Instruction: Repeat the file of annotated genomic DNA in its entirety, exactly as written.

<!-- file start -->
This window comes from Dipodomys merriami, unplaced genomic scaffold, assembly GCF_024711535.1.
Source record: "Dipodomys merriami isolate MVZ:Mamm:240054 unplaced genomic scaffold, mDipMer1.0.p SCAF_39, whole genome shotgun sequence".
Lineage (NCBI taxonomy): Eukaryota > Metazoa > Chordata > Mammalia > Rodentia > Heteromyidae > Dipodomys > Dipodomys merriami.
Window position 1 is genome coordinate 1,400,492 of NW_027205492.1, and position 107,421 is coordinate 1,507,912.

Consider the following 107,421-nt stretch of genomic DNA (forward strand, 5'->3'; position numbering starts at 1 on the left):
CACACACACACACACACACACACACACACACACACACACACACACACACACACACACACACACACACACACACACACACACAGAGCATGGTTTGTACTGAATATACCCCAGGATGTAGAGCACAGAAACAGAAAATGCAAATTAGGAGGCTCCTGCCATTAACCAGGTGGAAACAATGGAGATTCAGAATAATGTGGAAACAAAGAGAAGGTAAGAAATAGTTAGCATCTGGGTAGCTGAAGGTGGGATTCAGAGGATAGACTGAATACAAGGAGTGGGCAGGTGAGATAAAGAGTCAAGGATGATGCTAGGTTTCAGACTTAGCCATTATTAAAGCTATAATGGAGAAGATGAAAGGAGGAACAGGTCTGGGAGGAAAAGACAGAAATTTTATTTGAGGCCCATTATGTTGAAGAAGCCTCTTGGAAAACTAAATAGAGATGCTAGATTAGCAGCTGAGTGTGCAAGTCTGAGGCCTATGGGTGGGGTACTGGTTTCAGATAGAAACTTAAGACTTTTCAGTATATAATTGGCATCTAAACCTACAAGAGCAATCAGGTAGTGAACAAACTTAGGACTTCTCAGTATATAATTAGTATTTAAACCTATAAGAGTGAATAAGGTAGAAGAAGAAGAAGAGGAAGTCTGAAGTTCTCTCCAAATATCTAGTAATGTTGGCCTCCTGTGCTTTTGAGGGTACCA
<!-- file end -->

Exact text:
This window comes from Dipodomys merriami, unplaced genomic scaffold, assembly GCF_024711535.1.
Source record: "Dipodomys merriami isolate MVZ:Mamm:240054 unplaced genomic scaffold, mDipMer1.0.p SCAF_39, whole genome shotgun sequence".
Lineage (NCBI taxonomy): Eukaryota > Metazoa > Chordata > Mammalia > Rodentia > Heteromyidae > Dipodomys > Dipodomys merriami.
Window position 1 is genome coordinate 1,400,492 of NW_027205492.1, and position 107,421 is coordinate 1,507,912.

Consider the following 107,421-nt stretch of genomic DNA (forward strand, 5'->3'; position numbering starts at 1 on the left):
CACACACACACACACACACACACACACACACACACACACACACACACACACACACACACACACACACACACACACACACACAGAGCATGGTTTGTACTGAATATACCCCAGGATGTAGAGCACAGAAACAGAAAATGCAAATTAGGAGGCTCCTGCCATTAACCAGGTGGAAACAATGGAGATTCAGAATAATGTGGAAACAAAGAGAAGGTAAGAAATAGTTAGCATCTGGGTAGCTGAAGGTGGGATTCAGAGGATAGACTGAATACAAGGAGTGGGCAGGTGAGATAAAGAGTCAAGGATGATGCTAGGTTTCAGACTTAGCCATTATTAAAGCTATAATGGAGAAGATGAAAGGAGGAACAGGTCTGGGAGGAAAAGACAGAAATTTTATTTGAGGCCCATTATGTTGAAGAAGCCTCTTGGAAAACTAAATAGAGATGCTAGATTAGCAGCTGAGTGTGCAAGTCTGAGGCCTATGGGTGGGGTACTGGTTTCAGATAGAAACTTAAGACTTTTCAGTATATAATTGGCATCTAAACCTACAAGAGCAATCAGGTAGTGAACAAACTTAGGACTTCTCAGTATATAATTAGTATTTAAACCTATAAGAGTGAATAAGGTAGAAGAAGAAGAAGAGGAAGTCTGAAGTTCTCTCCAAATATCTAGTAATGTTGGCCTCCTGTGCTTTTGAGGGTACCA